Harold Hamm Oklahoma Diabetes Center

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Nutrition and Diabetes

Michelle Dennison-FarrisMichelle Dennison-Farris, RD/LD, BC-ADM, CDE
Oklahoma Diabetes Center Dietitian Diabetes Educator

Nutrition is one of the most important aspects of your diabetes self care. Nutrition not only affects your blood sugar, but also affects your blood pressure, weight and cholesterol levels.

Food is classified into 4 categories: carbohydrates, protein, fat and water. Carbohydrates are responsible for the immediate raise in your blood sugar after meals. Carbohydrates are also responsible for energy and normal body function. We can’t function properly without carbohydrates. So it is very important to balance the amount of carbohydrates we need for normal body function and normal blood glucose levels. Most people with Type 2 Diabetes are able to adequately control their blood sugar by limiting their total carbohydrate intake to 45-60 grams per meal.

To determine how much carbohydrate is in a food you must first determine your portion size. Once you have determined how much of a particular food you are eating then you must refer to the Nutrition Facts Label (see example) to calculate your total carbohydrate content. Some patients find it misleading that a food label lists total carbohydrate and sugar amounts. For basic carbohydrate counting, only the total carbohydrate amount should be considered. It is often helpful to keep a food/blood glucose diary to help remind you what foods have the biggest impact on your blood sugar.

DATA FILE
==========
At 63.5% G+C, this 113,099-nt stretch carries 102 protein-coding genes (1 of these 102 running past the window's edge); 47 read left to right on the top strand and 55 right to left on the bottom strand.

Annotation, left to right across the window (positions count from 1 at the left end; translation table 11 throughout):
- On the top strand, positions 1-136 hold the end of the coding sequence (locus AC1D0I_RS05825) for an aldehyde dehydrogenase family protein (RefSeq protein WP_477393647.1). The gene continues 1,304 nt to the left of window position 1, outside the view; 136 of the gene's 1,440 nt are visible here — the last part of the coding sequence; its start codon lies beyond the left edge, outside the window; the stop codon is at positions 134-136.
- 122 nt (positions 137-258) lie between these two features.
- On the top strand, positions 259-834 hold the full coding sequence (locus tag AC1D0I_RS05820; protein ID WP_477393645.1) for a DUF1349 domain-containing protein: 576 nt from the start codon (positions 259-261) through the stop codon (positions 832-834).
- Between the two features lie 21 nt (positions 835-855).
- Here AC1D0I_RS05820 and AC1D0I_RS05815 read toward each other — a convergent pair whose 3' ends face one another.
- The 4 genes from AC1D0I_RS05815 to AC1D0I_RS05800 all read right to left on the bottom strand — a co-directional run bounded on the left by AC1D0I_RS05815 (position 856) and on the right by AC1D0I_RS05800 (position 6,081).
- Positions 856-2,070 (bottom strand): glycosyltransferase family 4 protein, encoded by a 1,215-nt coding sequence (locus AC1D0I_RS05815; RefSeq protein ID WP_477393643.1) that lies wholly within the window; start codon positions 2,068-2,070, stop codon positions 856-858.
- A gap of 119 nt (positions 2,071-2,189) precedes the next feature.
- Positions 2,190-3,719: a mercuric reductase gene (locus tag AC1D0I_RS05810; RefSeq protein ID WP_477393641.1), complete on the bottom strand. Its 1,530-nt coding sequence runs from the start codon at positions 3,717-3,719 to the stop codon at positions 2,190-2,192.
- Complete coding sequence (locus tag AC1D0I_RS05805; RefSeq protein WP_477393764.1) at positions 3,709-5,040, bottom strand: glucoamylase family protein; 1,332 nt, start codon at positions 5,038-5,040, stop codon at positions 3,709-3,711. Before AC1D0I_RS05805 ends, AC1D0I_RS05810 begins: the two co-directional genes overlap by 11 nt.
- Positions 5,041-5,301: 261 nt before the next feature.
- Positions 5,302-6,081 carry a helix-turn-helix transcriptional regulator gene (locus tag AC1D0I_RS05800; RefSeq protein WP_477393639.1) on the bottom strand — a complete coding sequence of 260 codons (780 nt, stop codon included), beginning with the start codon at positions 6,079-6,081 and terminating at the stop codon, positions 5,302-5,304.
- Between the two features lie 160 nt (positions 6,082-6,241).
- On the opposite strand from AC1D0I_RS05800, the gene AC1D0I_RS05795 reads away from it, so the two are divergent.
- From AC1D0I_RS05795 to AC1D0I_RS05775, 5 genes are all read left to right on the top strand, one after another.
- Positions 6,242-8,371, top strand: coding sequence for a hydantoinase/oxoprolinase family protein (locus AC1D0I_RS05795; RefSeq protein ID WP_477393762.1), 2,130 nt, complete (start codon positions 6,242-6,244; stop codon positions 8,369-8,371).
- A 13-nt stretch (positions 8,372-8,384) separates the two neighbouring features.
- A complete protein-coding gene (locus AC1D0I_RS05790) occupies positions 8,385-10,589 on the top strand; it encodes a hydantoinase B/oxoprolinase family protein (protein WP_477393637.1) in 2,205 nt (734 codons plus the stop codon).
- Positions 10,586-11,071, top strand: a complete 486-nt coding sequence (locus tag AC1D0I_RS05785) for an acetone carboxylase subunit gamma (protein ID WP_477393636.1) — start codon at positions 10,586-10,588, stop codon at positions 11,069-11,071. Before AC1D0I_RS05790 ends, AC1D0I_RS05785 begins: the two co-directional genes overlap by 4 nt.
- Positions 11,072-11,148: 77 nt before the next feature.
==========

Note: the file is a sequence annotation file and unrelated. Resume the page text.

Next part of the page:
Examples of high carbohydrate foods include starches such as potatoes, rice, bread, corn, peas, beans and pasta. Fruits, milk, yogurt, and of course sweets, (desserts, regular carbonated beverages) are also considered high in carbohydrate. However, as mentioned earlier, it is very important to get enough carbohydrate to sustain normal function, but not so much that it may negatively affect your blood sugar control.